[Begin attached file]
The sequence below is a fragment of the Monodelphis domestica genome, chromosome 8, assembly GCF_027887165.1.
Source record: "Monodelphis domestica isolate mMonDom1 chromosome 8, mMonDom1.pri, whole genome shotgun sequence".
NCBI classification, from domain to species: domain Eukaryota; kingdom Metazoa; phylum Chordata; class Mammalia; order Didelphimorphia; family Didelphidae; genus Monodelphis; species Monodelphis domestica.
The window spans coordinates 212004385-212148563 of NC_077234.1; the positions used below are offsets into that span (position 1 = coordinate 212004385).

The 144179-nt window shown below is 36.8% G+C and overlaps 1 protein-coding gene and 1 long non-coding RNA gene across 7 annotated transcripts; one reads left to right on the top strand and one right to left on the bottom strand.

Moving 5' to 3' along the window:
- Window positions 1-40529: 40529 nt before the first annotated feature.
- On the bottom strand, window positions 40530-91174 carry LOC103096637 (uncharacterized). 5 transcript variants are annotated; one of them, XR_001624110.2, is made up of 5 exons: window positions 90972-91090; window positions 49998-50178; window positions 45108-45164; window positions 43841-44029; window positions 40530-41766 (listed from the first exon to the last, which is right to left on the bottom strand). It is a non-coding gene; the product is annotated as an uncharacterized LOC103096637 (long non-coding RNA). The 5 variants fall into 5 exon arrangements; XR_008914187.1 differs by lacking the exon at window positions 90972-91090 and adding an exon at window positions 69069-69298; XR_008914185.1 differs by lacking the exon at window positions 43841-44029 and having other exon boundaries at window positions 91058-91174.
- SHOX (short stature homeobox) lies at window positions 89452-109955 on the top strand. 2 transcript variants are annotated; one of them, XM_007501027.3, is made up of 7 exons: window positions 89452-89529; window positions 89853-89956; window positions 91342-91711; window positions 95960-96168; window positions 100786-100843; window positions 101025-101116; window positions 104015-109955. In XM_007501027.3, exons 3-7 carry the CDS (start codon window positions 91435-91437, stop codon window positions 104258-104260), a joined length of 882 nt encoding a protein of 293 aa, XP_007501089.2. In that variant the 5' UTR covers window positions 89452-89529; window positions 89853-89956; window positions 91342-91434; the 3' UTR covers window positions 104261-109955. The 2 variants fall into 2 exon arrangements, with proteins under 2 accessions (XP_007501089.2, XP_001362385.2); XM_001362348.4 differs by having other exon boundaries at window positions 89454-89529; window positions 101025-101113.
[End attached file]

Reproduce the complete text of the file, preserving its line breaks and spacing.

The sequence below is a fragment of the Monodelphis domestica genome, chromosome 8, assembly GCF_027887165.1.
Source record: "Monodelphis domestica isolate mMonDom1 chromosome 8, mMonDom1.pri, whole genome shotgun sequence".
NCBI classification, from domain to species: domain Eukaryota; kingdom Metazoa; phylum Chordata; class Mammalia; order Didelphimorphia; family Didelphidae; genus Monodelphis; species Monodelphis domestica.
The window spans coordinates 212004385-212148563 of NC_077234.1; the positions used below are offsets into that span (position 1 = coordinate 212004385).

The 144179-nt window shown below is 36.8% G+C and overlaps 1 protein-coding gene and 1 long non-coding RNA gene across 7 annotated transcripts; one reads left to right on the top strand and one right to left on the bottom strand.

Moving 5' to 3' along the window:
- Window positions 1-40529: 40529 nt before the first annotated feature.
- On the bottom strand, window positions 40530-91174 carry LOC103096637 (uncharacterized). 5 transcript variants are annotated; one of them, XR_001624110.2, is made up of 5 exons: window positions 90972-91090; window positions 49998-50178; window positions 45108-45164; window positions 43841-44029; window positions 40530-41766 (listed from the first exon to the last, which is right to left on the bottom strand). It is a non-coding gene; the product is annotated as an uncharacterized LOC103096637 (long non-coding RNA). The 5 variants fall into 5 exon arrangements; XR_008914187.1 differs by lacking the exon at window positions 90972-91090 and adding an exon at window positions 69069-69298; XR_008914185.1 differs by lacking the exon at window positions 43841-44029 and having other exon boundaries at window positions 91058-91174.
- SHOX (short stature homeobox) lies at window positions 89452-109955 on the top strand. 2 transcript variants are annotated; one of them, XM_007501027.3, is made up of 7 exons: window positions 89452-89529; window positions 89853-89956; window positions 91342-91711; window positions 95960-96168; window positions 100786-100843; window positions 101025-101116; window positions 104015-109955. In XM_007501027.3, exons 3-7 carry the CDS (start codon window positions 91435-91437, stop codon window positions 104258-104260), a joined length of 882 nt encoding a protein of 293 aa, XP_007501089.2. In that variant the 5' UTR covers window positions 89452-89529; window positions 89853-89956; window positions 91342-91434; the 3' UTR covers window positions 104261-109955. The 2 variants fall into 2 exon arrangements, with proteins under 2 accessions (XP_007501089.2, XP_001362385.2); XM_001362348.4 differs by having other exon boundaries at window positions 89454-89529; window positions 101025-101113.